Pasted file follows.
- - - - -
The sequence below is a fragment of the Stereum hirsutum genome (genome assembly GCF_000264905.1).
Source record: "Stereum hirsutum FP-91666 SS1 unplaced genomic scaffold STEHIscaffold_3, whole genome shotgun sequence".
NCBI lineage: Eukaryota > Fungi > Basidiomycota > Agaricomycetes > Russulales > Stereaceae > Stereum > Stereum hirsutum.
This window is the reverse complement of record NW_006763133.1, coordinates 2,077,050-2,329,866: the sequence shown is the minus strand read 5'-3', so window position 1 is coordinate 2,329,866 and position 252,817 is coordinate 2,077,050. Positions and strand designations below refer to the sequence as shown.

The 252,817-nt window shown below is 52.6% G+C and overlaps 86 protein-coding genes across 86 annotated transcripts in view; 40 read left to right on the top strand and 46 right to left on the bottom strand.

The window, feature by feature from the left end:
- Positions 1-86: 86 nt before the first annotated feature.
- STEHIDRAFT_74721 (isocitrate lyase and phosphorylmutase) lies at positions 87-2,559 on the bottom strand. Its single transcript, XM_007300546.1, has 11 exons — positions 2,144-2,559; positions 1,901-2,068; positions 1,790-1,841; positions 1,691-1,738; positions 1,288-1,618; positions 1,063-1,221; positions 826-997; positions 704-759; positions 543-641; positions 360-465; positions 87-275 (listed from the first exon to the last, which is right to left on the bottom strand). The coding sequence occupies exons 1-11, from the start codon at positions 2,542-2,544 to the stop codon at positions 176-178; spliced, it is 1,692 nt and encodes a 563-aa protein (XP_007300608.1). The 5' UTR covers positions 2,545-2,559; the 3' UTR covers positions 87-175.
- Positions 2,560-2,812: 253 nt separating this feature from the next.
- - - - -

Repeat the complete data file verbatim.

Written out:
The sequence below is a fragment of the Stereum hirsutum genome (genome assembly GCF_000264905.1).
Source record: "Stereum hirsutum FP-91666 SS1 unplaced genomic scaffold STEHIscaffold_3, whole genome shotgun sequence".
NCBI lineage: Eukaryota > Fungi > Basidiomycota > Agaricomycetes > Russulales > Stereaceae > Stereum > Stereum hirsutum.
This window is the reverse complement of record NW_006763133.1, coordinates 2,077,050-2,329,866: the sequence shown is the minus strand read 5'-3', so window position 1 is coordinate 2,329,866 and position 252,817 is coordinate 2,077,050. Positions and strand designations below refer to the sequence as shown.

The 252,817-nt window shown below is 52.6% G+C and overlaps 86 protein-coding genes across 86 annotated transcripts in view; 40 read left to right on the top strand and 46 right to left on the bottom strand.

The window, feature by feature from the left end:
- Positions 1-86: 86 nt before the first annotated feature.
- STEHIDRAFT_74721 (isocitrate lyase and phosphorylmutase) lies at positions 87-2,559 on the bottom strand. Its single transcript, XM_007300546.1, has 11 exons — positions 2,144-2,559; positions 1,901-2,068; positions 1,790-1,841; positions 1,691-1,738; positions 1,288-1,618; positions 1,063-1,221; positions 826-997; positions 704-759; positions 543-641; positions 360-465; positions 87-275 (listed from the first exon to the last, which is right to left on the bottom strand). The coding sequence occupies exons 1-11, from the start codon at positions 2,542-2,544 to the stop codon at positions 176-178; spliced, it is 1,692 nt and encodes a 563-aa protein (XP_007300608.1). The 5' UTR covers positions 2,545-2,559; the 3' UTR covers positions 87-175.
- Positions 2,560-2,812: 253 nt separating this feature from the next.